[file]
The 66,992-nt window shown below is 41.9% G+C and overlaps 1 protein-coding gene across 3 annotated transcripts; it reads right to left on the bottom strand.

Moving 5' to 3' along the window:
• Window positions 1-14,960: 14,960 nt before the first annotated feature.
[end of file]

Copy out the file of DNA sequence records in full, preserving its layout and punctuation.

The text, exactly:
The 66,992-nt window shown below is 41.9% G+C and overlaps 1 protein-coding gene across 3 annotated transcripts; it reads right to left on the bottom strand.

Moving 5' to 3' along the window:
• Window positions 1-14,960: 14,960 nt before the first annotated feature.